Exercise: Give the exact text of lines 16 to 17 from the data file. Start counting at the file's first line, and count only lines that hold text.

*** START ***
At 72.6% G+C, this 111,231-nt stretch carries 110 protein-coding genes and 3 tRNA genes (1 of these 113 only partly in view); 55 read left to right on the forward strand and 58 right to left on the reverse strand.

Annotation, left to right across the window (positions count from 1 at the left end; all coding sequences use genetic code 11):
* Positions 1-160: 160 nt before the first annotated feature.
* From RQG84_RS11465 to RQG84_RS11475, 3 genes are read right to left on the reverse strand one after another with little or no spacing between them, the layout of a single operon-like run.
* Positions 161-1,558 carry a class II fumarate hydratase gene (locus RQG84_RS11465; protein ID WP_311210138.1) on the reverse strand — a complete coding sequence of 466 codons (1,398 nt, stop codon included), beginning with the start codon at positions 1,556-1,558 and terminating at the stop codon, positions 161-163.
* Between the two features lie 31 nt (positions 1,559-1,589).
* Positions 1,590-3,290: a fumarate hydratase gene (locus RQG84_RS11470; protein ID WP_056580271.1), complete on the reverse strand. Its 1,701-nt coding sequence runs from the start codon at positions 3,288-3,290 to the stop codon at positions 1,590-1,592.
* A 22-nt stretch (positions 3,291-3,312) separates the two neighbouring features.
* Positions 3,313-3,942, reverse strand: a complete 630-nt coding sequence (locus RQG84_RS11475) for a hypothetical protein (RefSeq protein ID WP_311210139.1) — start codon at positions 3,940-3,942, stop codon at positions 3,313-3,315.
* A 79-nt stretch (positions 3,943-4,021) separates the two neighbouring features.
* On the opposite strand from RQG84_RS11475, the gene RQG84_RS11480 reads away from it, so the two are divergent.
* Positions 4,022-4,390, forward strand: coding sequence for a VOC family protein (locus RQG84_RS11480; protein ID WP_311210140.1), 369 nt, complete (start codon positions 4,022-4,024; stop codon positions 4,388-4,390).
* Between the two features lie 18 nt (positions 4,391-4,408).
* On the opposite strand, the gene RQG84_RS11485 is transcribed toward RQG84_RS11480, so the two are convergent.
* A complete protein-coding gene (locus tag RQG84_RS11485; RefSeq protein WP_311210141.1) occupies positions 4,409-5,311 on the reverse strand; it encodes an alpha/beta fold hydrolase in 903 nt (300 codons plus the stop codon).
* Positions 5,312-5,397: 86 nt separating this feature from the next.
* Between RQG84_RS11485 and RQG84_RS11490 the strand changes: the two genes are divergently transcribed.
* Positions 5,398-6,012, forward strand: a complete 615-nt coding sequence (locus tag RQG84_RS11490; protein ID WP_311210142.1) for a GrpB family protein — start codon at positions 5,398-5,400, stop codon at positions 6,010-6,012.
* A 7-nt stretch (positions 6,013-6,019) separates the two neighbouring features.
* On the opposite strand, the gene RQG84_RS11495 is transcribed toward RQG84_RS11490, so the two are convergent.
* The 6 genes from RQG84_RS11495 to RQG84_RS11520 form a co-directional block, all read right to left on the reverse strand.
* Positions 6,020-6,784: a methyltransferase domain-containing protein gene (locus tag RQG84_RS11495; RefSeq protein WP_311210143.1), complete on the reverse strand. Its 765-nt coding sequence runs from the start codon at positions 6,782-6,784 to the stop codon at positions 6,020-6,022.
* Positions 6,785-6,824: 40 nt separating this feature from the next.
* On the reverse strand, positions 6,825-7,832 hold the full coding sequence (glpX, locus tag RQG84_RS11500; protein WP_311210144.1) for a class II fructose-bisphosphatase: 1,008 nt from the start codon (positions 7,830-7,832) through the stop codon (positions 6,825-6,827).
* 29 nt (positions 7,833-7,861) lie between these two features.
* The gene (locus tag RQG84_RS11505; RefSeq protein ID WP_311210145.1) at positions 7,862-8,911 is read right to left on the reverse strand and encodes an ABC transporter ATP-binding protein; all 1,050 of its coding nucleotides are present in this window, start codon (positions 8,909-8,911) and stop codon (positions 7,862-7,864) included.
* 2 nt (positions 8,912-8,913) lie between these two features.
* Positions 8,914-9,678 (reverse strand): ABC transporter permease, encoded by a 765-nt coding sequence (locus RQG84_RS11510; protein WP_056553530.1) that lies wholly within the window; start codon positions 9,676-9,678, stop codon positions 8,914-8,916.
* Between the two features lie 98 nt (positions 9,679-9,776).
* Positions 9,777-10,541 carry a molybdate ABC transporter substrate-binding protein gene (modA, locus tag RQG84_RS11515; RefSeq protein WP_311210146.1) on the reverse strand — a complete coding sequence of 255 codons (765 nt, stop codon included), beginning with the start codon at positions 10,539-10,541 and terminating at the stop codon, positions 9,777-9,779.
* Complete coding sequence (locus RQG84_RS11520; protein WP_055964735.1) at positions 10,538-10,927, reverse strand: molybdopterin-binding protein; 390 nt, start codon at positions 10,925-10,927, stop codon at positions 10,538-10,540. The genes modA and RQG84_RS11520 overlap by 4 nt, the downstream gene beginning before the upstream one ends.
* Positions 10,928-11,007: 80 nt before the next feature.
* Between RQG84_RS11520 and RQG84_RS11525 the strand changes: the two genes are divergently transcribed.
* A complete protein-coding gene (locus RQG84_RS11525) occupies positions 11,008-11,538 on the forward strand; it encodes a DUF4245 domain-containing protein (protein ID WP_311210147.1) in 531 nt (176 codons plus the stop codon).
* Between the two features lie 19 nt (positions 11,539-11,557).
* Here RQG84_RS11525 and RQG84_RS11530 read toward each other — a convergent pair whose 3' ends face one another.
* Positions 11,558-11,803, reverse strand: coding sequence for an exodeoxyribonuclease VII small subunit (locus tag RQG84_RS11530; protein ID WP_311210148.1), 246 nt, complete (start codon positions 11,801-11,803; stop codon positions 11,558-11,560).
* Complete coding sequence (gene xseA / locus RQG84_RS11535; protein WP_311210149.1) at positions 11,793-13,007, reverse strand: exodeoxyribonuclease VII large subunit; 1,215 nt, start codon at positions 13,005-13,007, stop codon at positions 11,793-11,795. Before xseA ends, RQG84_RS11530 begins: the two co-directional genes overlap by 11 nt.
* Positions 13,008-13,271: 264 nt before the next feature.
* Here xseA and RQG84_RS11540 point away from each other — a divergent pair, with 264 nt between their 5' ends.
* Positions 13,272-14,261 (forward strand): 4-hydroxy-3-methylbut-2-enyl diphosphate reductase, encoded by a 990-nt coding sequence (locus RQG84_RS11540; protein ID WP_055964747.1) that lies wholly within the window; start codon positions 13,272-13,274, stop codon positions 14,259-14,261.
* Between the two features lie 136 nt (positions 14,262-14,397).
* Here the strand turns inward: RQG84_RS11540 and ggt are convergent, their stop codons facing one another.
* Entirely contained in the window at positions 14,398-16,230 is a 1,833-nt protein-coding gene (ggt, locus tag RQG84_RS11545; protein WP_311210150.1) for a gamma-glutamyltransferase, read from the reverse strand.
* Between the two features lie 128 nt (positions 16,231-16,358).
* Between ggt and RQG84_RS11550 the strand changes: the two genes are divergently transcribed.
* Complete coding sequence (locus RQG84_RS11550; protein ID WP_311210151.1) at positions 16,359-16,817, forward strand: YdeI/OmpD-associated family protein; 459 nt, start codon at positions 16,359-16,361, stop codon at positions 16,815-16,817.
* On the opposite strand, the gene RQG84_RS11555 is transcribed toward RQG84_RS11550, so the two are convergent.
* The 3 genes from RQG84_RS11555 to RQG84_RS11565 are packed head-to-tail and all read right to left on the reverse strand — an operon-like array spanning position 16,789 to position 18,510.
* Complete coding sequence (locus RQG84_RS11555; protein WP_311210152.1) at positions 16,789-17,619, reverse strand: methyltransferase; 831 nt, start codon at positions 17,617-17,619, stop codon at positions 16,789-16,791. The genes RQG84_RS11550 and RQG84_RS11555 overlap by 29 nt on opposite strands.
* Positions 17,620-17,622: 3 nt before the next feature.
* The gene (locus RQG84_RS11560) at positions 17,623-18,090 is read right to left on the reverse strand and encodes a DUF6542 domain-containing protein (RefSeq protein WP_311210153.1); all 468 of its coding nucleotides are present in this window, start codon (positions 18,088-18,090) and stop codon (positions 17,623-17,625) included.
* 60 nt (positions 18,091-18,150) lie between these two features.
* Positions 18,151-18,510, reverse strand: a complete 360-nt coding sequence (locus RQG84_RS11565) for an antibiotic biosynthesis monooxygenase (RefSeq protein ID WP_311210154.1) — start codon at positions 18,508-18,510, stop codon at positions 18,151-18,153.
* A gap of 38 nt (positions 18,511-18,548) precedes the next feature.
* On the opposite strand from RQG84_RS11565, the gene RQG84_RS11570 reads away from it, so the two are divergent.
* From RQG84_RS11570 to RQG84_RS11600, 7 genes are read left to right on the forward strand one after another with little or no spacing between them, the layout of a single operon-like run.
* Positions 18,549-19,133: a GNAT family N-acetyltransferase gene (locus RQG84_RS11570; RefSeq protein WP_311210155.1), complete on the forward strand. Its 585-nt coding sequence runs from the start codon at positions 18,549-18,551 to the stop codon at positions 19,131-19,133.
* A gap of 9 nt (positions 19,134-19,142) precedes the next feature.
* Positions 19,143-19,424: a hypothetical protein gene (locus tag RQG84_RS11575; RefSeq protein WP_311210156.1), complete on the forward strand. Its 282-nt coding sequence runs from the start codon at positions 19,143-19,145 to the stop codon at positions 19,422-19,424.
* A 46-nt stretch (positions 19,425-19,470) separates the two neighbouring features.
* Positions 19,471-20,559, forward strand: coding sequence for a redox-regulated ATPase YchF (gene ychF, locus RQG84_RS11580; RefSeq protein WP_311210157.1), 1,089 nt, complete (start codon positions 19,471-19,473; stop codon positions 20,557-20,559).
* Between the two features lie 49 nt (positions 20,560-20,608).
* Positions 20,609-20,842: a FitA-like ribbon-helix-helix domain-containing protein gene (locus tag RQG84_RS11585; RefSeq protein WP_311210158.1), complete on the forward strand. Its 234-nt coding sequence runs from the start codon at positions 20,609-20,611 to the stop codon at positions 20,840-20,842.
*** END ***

* Positions 5,312-5,397: 86 nt separating this feature from the next.
* Between RQG84_RS11485 and RQG84_RS11490 the strand changes: the two genes are divergently transcribed.